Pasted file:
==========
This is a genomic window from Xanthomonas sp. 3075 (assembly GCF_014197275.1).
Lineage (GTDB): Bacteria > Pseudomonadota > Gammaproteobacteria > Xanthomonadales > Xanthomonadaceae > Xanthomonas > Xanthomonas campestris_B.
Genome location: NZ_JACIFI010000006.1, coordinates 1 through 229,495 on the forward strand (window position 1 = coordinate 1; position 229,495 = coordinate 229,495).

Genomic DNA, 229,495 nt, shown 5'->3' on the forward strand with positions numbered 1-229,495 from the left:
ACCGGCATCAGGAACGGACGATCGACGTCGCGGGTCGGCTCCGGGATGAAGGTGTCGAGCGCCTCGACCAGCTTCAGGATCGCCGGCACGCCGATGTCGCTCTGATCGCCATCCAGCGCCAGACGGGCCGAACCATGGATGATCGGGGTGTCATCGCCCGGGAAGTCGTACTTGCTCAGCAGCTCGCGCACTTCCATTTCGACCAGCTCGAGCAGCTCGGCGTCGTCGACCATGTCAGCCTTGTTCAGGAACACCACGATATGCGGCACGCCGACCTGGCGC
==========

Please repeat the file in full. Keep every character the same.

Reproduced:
This is a genomic window from Xanthomonas sp. 3075 (assembly GCF_014197275.1).
Lineage (GTDB): Bacteria > Pseudomonadota > Gammaproteobacteria > Xanthomonadales > Xanthomonadaceae > Xanthomonas > Xanthomonas campestris_B.
Genome location: NZ_JACIFI010000006.1, coordinates 1 through 229,495 on the forward strand (window position 1 = coordinate 1; position 229,495 = coordinate 229,495).

Genomic DNA, 229,495 nt, shown 5'->3' on the forward strand with positions numbered 1-229,495 from the left:
ACCGGCATCAGGAACGGACGATCGACGTCGCGGGTCGGCTCCGGGATGAAGGTGTCGAGCGCCTCGACCAGCTTCAGGATCGCCGGCACGCCGATGTCGCTCTGATCGCCATCCAGCGCCAGACGGGCCGAACCATGGATGATCGGGGTGTCATCGCCCGGGAAGTCGTACTTGCTCAGCAGCTCGCGCACTTCCATTTCGACCAGCTCGAGCAGCTCGGCGTCGTCGACCATGTCAGCCTTGTTCAGGAACACCACGATATGCGGCACGCCGACCTGGCGC